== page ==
We say who needs ordinary when you can have extraordinary.

A brief history

 

Legend has it that after Noah’s ark settled on Mount Ararat he and his wife  - Vesta, her given name according to the Comte de Gabalis -  journeyed to the shores of Gargano where he and his wife decided to see out their lives. Together they founded Vieste, named after her.

Greeks from Sparta begin to arrive in Puglia during the 8th century BC, settling first in Salento before moving move northwards. From this time the area is linked with the name “Apeneste”, meaning isolated refuge. Many Greeks spent long winters in the area isolated and away from their families.

A nostalgia for their families and their homeland led the Greeks to pray to “Estia”, their goddess of hearth and home. The cult of the goddess was widespread among the local population, such that even the Romans began to venerate her, hence the name Vieste.

Like most of our region Vieste was repeatedly fought over by the Byzantines, Normans, Lombards, Venetians and Saracens in the Middle Ages. While it prospered under Byzantine rule, the rise of barbarians from the north, and the incursions of the Saracens from the south, brought conflict.

During the eleventh century Vieste was ruled Norman; under their rule the the castle and cathedral were first built.

Conflict continued mainly due to Vieste’s strategic importance. Pirates often lay siege to the city. In 1554 the “greatest pirate warrior of all time” the corsair Dragut killed more than 5000 Viestani, beheading old men, women and children over the Chianca Amara (bitter stone). You can still see the Chianca Amara in Vieste’s old town, near the cathedral.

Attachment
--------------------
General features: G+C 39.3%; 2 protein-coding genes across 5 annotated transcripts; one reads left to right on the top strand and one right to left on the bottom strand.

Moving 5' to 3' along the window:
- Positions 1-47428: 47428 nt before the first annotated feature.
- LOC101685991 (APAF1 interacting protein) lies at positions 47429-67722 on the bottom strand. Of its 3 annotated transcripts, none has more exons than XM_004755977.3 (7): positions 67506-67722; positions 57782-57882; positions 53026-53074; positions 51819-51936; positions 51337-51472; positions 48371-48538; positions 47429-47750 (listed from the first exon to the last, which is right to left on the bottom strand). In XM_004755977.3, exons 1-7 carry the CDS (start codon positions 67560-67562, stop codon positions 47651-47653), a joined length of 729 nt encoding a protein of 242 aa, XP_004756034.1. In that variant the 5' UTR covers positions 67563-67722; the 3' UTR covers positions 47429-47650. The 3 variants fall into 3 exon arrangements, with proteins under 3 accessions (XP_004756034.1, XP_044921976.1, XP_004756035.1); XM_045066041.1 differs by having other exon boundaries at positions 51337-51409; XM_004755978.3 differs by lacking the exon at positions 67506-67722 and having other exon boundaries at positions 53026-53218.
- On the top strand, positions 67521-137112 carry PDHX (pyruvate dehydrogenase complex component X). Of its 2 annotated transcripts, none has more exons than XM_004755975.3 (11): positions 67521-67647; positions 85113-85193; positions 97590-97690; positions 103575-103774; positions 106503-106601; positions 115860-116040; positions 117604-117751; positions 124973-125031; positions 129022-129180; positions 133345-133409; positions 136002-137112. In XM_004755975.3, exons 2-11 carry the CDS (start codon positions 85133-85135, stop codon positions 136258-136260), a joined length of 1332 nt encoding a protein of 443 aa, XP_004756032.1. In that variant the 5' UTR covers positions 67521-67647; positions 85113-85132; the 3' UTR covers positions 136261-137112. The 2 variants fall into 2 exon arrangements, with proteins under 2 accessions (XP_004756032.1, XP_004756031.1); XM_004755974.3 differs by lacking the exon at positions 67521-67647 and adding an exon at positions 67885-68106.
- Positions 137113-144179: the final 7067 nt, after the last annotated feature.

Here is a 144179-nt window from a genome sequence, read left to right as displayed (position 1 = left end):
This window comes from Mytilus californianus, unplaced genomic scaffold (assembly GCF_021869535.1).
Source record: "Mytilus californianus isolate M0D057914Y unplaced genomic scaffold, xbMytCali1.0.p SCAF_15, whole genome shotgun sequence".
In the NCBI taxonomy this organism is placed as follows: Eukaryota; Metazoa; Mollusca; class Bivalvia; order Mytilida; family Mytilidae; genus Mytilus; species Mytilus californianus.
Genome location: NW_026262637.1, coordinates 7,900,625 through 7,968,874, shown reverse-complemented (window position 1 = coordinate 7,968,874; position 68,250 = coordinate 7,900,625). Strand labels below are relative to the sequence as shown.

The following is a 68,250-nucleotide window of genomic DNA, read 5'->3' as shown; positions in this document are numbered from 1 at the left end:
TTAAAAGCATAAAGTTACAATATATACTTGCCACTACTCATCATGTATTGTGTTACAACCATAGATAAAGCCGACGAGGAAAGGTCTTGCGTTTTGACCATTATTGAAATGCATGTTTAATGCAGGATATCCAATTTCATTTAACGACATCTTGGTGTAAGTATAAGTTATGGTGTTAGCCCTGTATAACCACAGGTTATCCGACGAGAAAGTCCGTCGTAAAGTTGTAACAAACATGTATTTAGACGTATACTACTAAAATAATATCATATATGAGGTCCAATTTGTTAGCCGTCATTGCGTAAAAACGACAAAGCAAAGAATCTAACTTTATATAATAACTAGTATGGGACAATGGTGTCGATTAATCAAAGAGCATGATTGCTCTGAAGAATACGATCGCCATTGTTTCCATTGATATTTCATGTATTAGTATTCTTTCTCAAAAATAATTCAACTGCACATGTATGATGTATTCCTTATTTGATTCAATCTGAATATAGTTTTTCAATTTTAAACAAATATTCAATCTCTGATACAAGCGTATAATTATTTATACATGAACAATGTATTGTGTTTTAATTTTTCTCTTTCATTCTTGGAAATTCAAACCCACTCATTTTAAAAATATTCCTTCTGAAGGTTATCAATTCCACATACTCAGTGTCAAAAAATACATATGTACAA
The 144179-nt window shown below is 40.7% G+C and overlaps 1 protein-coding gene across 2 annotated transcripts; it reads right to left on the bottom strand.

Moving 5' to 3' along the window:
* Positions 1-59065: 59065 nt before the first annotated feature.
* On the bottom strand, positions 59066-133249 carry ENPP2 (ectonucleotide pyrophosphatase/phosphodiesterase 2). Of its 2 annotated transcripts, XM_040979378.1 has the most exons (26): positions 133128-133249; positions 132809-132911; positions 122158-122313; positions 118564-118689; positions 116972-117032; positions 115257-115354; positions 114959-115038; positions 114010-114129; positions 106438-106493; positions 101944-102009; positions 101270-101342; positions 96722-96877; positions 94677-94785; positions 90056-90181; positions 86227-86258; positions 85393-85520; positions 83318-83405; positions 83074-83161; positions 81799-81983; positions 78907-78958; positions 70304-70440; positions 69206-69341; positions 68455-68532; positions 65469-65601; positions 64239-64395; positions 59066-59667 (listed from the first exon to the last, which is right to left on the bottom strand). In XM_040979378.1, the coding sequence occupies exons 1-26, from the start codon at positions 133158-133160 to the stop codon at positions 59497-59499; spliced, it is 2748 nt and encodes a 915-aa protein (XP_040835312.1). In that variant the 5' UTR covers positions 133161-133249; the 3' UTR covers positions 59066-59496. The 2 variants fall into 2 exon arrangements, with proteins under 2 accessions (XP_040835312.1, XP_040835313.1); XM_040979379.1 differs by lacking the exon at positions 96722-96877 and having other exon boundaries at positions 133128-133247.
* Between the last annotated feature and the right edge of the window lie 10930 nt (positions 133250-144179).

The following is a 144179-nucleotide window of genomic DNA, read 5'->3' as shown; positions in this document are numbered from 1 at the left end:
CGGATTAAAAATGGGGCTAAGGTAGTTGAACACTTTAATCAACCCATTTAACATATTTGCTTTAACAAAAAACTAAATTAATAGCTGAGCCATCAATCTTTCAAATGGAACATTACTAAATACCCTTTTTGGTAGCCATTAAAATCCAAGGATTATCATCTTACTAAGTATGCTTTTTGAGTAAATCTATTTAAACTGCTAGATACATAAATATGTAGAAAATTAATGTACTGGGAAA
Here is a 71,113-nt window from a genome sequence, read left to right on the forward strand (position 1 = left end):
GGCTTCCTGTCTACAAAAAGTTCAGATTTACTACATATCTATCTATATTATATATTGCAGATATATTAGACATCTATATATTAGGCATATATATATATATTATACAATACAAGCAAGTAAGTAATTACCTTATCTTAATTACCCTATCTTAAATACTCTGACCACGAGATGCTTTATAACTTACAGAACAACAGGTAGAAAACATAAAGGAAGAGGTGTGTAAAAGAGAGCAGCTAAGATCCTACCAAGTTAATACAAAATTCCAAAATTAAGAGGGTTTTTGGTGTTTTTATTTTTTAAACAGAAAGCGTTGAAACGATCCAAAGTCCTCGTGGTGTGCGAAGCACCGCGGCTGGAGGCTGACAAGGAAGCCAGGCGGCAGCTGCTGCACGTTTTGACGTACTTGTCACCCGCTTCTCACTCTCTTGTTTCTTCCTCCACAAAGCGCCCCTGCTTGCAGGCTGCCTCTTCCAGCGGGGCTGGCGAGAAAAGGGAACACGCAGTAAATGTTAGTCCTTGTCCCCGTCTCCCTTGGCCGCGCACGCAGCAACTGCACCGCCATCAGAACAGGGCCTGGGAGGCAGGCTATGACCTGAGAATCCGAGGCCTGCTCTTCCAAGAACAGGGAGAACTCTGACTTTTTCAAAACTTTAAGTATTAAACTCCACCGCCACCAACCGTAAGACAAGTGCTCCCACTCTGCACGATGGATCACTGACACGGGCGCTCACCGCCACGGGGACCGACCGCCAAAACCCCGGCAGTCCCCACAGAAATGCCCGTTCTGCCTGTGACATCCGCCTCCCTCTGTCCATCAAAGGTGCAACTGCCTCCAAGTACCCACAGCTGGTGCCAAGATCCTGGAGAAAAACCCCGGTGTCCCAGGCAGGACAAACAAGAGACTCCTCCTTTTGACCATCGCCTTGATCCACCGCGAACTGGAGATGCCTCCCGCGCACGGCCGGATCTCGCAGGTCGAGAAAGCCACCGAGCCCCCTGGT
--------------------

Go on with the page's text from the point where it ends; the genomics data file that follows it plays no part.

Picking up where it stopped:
During the Risorgimento Vieste was once again the setting for bloody conflict. In 1861, filo borbonici loyal to the Bourbon king clashed with citizens committed to the cause of the unification of Italy.

 

Where to Eat

Al Trabucco da Mimì  | our favourite experience in Puglia to date | read about it here | €€€-€€€€

La Viestana | pizzeria braceria | Via Santa Maria di Merino, 28 | try a paposcia Vieste the king of Vieste street food or pepata di cozze, peppered mussels, another local speciality | €

What To do

 

Centro Storico | Vieste’s old town is a complex knot of winding alleyways and staircases | look out for the Chianca Amara on Via Cimaglia next to the 11th century Romanesque Cathedral - the stone used for beheading during the Saracen invasion | walking around the outer walls provides the best views of Pizzomunno beach and the legendary faraglione | to reach the viewing platform take the stairs down sitting at the left hand side of the Norman castle entrance.